This weeks coaches corner is going to talk about one of the most used offenses in lacrosse, the 1-4-1. This is an offense used at various levels. It is often used as a type of Zone Buster, since there are two players inside on the crease. It is also used because it forces defenses to alter their slide packages due to the players on the perimeter and having to cover the inside.
The 1-4-1 offense is used to create scoring opportunities by spreading out the offensive players and moving the ball quickly around the perimeter of the offensive zone. The formation consists of one player behind the goal, four players across the top of the offensive zone, and one player in front of the goal.
Dissecting the 1-4-1 – Who Does What
- X Attack: The X Attack player is positioned behind the goal and is responsible for setting up plays and feeding the ball to teammates in scoring positions. The X Attack player is typically a skilled dodger and passer who can draw defenders and create space for his teammates.
- Point Player: The Point Offensive player is positioned at the top of the offensive zone. They are responsible for initiating the offense and moving the ball quickly around the perimeter. The Point player is typically a skilled passer who can make accurate and timely passes to his teammates.
- Wings : The Wing Attack players are positioned on either side of the Point Attack player and are responsible for cutting and creating scoring opportunities. The Wing Attack players are typically skilled shooters who can finish scoring opportunities.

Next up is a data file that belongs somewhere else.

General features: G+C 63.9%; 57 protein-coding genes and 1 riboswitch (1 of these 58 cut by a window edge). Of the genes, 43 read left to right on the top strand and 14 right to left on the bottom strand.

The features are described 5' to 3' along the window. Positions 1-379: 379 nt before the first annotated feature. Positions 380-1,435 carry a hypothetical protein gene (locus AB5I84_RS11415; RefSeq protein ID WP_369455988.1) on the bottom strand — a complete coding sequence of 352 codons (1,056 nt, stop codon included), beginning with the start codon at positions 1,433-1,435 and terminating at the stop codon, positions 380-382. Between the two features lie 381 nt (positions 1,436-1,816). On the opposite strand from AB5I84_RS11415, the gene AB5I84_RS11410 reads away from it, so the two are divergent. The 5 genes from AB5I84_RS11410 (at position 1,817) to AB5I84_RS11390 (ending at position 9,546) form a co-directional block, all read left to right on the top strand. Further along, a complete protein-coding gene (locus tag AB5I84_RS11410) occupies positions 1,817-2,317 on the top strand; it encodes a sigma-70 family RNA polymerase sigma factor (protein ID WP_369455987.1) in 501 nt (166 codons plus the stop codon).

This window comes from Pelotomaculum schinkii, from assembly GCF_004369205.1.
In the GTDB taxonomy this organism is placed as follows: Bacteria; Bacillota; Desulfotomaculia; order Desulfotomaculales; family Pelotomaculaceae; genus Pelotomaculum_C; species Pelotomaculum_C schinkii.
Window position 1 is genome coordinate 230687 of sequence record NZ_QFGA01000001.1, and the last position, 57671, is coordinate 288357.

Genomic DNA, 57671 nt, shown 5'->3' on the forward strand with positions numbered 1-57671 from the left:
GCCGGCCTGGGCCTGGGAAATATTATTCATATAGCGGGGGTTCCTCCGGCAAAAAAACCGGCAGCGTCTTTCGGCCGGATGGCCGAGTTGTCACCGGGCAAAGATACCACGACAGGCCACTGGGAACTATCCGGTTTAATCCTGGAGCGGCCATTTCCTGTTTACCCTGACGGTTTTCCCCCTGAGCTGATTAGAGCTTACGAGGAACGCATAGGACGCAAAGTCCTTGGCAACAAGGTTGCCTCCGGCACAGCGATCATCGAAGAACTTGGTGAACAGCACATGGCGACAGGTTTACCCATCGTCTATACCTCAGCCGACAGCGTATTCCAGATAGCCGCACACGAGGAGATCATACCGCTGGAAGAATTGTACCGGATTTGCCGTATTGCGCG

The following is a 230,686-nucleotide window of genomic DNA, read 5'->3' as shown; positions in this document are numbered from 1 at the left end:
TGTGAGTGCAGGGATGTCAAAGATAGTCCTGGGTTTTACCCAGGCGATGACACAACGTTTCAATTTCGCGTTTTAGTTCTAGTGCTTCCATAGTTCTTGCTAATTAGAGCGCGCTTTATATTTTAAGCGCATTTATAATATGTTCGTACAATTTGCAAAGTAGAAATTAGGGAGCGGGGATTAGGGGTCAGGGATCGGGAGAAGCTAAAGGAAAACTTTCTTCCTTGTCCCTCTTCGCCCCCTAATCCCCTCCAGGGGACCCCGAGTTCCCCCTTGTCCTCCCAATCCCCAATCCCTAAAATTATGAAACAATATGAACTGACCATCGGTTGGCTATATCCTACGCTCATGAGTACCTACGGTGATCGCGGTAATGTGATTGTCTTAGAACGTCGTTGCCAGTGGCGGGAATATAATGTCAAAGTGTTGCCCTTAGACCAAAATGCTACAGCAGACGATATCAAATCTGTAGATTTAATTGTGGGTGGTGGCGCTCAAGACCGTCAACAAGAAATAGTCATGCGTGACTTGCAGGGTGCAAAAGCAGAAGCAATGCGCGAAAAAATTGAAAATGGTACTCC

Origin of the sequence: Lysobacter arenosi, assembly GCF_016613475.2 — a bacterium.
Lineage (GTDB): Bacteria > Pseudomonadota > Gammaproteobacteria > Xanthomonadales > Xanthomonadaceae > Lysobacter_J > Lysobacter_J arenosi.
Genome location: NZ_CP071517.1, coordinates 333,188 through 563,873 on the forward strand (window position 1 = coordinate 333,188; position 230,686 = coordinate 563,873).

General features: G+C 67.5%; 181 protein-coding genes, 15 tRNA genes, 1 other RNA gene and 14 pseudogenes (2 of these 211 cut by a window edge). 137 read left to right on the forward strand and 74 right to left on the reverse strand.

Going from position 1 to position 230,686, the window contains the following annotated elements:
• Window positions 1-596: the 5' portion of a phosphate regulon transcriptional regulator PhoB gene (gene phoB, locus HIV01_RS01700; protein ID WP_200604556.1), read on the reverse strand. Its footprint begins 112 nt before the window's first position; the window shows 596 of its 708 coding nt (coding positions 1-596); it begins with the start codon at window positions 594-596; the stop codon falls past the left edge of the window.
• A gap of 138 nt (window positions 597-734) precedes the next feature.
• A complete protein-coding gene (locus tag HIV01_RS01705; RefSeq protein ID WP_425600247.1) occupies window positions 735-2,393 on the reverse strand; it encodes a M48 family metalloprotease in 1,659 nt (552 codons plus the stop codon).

- Midfielders: The Midfielders are positioned at the top of the offensive zone. They are responsible for supporting the offense by cutting, setting screens, and creating scoring opportunities. The Midfielders are typically skilled at both offense and defense. They must be able to quickly transition from offense to defense when necessary.
- Crease Attack: The Crease Attack player is positioned in front of the goal and is responsible for creating scoring opportunities by cutting and finishing scoring opportunities. The Crease Attack player is typically a skilled shooter who can finish scoring opportunities in close proximity to the goal.
Dissecting the 1-4-1
The 1-4-1 offense relies on quick ball movement, good spacing, and intelligent cutting to create scoring opportunities. By spreading out the offensive players and moving the ball quickly, the offense can create mismatches and draw defenders out of position. The 1-4-1 offense can be effective against both man-to-man and zone defenses, as it can create confusion and force defenders to make quick decisions.
Often Times you will hear the 1-4-1 referred to as the “Mumbo” offense. This was made famous by Coach Dave Cottle during his time at Loyola. This offense has taken on a life of its own and been common place for teams ever since.
The Mumbo –
This is one of the more common place versions of the 1-4-1 that you usually see in 6v6 set. In this, you often see the ball carrier dodge from Up top or at X. The wings then crash into the crease setting picks for the inside players to roll off.
- Single Mumbo – One side Crashes in setting pick on crease
- Double Mumbo – Both Sides Crash in setting picks – (pictured below)
Although it can be a more advanced offense, you can still teach your youth team to use this play. Practice makes perfect and it can make this an effective look for teams. Players with strong IQ often thrive in this set. This allows players to create more if the first look isn’t there.
The 1-4-1 Formation is a great way to create space outside around the perimeter. This creates more room for dodgers. It also creates confusion for the Defense, with players moving and setting Picks on the Crease.
Below you see a great video from Lacrosse Film Room that explains the Georgetown Mumbo Pop